My Story: From The CIA To An MBA

Christopher Schildt and members his Oxford cohort visited Google on their Silicon Valley trek earlier this year. Courtesy photo

There’s a lot Christopher Schildt can’t talk about. He worked for the CIA for 15 years — and not just in one or two departments: Schildt’s expertise led him to work “across the whole agency,” first as an economic analyst and eventually as assistant to two agency directors. His LinkedIn profile is a cornucopia of leadership, communications, product management, and, especially, tech know-how — a profile in public-sector versatility. But it was, after all, the CIA — which means the baby-faced 38-year-old has secrets that he will take to his grave.

His unusual path to an MBA is not one of them. Talking — sometimes in specifics, often in broad strokes — with Poets&Quants recently, Schildt discusses the crossroads he reached in his “fantastic” career, the ongoing tech revolution that inspired and uprooted him, and his journey to Oxford University’s Saïd Business School and what it’s been like going through that UK school’s one-year MBA program, from which he’ll graduate in September.

“I started with the CIA right after graduating from Yale in 2002, so it was right after 9/11,” says Schildt, who earned a bachelor’s degree in economics and international studies from Yale. “That was my motivation for joining. I started out as economic analyst and then moved into technical operations, so I planned and conducted high-risk technical operations around the world. I also managed a multimillion-dollar covert action program where we built technical capabilities for agency-wide use. My last year was serving for two directors of the CIA: John Brennan and Mike Pompeo for three months after the inauguration. 

“I loved it — it was a fantastic career. More of a career than most have, because I worked across the whole agency. But it was either ‘in for 20 more years’ or ‘leave now and go do something else.’ And being a technical operations officer, I kept seeing these amazing things the private sector was doing tech-wise and wanted to be a part of that.”


Christopher Schildt

For most of the 15 years he spent with the CIA, Chris Schildt couldn’t talk about any aspect of his work. That has changed, somewhat: He now can discuss the basics of what he did. More than that, however, he wants to talk about how his role evolved, how his experiences sparked his departure for the private sector, and what the future holds.

“Having spent 15 years in government, it was hard to transition — especially when for most of those 15 years I couldn’t talk openly about what I did,” Schildt says. “It’s very weird being able to actually publicly talk about my CIA affiliation. My network was pretty robust within Washington and the intelligence community, but I didn’t have a network in the business community, and didn’t really know the business lingo.”

Schildt’s work as chief of technology development and integration for the CIA involved the development of new web and mobile technologies and the creation of a cyber capability to successfully conduct operations worldwide. He wanted to take those skills — along with his considerable leadership skills in managing a multimillion-dollar budget and multidisciplinary team of analysts, engineers, designers, and operators — to work in an innovative, exciting private-sector role. He wanted to do it in a European program, since he’d always wanted to live in Europe. And at 38, he didn’t want to waste too much time.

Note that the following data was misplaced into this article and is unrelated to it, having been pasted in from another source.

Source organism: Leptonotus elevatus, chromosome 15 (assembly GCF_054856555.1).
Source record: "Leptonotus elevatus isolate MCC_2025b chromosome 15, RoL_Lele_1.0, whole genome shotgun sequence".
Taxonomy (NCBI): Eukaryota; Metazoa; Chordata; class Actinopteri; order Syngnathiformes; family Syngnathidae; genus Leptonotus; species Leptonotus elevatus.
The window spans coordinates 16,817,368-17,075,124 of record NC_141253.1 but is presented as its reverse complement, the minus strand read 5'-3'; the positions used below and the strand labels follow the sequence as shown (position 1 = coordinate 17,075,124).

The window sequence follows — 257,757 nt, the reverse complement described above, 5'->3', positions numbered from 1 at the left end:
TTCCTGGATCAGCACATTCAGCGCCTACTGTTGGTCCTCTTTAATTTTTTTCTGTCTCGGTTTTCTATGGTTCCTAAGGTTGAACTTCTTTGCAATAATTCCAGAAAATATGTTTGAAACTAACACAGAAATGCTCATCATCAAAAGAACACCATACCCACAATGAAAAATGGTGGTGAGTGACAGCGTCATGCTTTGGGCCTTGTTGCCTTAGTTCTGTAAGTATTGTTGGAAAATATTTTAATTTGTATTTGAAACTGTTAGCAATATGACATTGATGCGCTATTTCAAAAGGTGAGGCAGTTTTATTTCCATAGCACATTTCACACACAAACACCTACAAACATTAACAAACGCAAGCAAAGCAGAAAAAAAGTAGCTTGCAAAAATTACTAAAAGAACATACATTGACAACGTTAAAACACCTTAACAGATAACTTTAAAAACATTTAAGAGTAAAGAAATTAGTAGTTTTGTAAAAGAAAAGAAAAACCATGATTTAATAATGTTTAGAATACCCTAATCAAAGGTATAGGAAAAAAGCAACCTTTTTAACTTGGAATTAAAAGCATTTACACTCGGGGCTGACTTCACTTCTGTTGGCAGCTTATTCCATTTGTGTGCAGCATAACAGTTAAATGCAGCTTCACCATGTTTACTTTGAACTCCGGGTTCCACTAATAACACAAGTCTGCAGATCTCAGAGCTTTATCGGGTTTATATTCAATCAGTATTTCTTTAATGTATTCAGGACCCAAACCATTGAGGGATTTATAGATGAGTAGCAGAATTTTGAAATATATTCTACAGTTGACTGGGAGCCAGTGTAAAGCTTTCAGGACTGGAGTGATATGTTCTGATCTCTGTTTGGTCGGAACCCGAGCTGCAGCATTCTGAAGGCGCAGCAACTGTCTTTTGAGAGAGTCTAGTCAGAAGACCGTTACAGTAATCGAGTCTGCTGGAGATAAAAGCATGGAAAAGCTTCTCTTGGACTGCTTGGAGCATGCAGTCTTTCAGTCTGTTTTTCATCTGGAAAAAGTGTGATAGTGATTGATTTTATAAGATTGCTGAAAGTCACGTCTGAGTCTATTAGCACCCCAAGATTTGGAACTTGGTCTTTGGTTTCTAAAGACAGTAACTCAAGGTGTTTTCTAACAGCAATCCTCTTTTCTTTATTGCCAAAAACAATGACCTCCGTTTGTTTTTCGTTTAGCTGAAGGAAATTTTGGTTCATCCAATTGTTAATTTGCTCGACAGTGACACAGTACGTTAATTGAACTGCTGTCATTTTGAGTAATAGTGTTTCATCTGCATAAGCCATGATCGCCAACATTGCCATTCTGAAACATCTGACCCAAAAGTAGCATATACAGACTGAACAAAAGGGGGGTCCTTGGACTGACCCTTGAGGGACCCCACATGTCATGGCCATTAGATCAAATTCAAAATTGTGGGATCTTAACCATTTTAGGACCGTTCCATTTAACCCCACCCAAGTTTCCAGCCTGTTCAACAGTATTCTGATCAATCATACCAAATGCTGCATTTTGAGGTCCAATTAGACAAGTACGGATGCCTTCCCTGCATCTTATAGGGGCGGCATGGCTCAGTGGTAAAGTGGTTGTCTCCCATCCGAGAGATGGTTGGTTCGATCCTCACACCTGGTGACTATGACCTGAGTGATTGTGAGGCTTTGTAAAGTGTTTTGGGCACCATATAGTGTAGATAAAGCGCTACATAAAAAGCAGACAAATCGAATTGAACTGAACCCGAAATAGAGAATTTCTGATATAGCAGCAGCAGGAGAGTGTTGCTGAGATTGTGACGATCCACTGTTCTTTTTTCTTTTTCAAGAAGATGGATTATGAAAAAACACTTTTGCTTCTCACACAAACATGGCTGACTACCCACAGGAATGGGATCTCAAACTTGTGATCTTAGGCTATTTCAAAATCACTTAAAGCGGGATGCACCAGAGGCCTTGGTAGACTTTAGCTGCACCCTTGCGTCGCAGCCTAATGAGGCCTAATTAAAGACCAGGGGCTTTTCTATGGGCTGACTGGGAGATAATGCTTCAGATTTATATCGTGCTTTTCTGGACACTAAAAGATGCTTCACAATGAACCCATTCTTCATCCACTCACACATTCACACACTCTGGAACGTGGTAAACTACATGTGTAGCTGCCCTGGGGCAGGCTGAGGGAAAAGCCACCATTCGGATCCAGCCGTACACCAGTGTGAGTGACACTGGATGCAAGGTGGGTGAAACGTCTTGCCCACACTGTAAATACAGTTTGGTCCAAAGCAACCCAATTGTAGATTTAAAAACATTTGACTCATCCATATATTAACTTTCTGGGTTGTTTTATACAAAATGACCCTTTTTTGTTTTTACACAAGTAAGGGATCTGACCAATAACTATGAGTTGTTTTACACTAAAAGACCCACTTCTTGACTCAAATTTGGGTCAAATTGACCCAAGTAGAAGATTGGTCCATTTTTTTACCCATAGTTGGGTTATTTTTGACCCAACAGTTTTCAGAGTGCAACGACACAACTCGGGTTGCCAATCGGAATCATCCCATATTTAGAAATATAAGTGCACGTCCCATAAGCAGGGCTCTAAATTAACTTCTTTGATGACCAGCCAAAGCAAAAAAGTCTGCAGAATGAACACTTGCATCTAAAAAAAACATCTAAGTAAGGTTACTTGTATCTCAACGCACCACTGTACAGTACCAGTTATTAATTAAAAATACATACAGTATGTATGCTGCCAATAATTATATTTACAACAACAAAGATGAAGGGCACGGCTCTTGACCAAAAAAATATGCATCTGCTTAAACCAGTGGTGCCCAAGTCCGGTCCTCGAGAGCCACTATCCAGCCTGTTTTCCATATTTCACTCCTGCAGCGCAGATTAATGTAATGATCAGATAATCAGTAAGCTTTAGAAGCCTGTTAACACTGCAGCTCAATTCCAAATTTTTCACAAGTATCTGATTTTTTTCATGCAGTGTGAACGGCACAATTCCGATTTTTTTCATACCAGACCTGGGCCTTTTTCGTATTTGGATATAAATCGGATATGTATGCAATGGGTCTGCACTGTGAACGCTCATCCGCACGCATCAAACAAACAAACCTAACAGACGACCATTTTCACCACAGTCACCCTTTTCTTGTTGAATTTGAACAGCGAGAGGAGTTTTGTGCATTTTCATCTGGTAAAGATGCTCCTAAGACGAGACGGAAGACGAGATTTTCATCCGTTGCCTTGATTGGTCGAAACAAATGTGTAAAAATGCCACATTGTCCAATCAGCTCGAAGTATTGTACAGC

Enter Oxford’s one-year program, which checked all the boxes. “I knew I wanted a one-year program, and I would spend that year really dedicating myself to learning more about business and making that transition as smoothly as possible,” he says. “I only considered overseas programs. I was a Yale undergrad and I also have a master’s in public affairs from Princeton, so I have a pretty solid U.S. education, and I wanted that global experience. I wanted a very international program.”


Oxford’s Class of 2018 is 334 strong. Only around 90 of those students hail, like Schildt, from North America, while just 40 come from a public sector/nonprofit background. In both his age and work experience — both of which are 10 full years greater than the class average — Schildt is something of an outlier in his cohort. And that’s saying nothing about his actual work experience. Not too many former CIA operatives go to business school.

Which is too bad from at least one perspective. “The MBA has helped me realize that my time at the CIA gave me a huge amount of transferable skills,” Schildt says. But he lacked some crucial knowledge. “It was the language of business that I needed to learn,” he adds, “and I saw the Oxford MBA as providing a perfect runway to what I want to do next.”

Schildt views his Oxford experience as a springboard to a tech career, specifically the transport innovation sector. Post-MBA, he hopes to stay in Europe, perhaps working for a German startup called Lilium Aviation, definitely working in technological innovation to travel and transportation. He has positioned himself “to be at the intersection of technology, business, and policy,” he says. “I’m really interested in the future of transportation.” To that end, he’ll attend the Uber Elevate Summit this month, building on the network he started forming this spring when he organized a student trek to Silicon Valley and Seattle with 14 of his Oxford classmates. Their itinerary included visits to Tesla, Airbnb, LinkedIn, Facebook, Cisco, and Amazon, as well as some smaller companies.

“The trip went really well,” Schildt says. “We just got a really honest and candid assessment of what it’s like working for those companies, what roles we should be looking at as newly minted MBAs. It was just a really good experience.”

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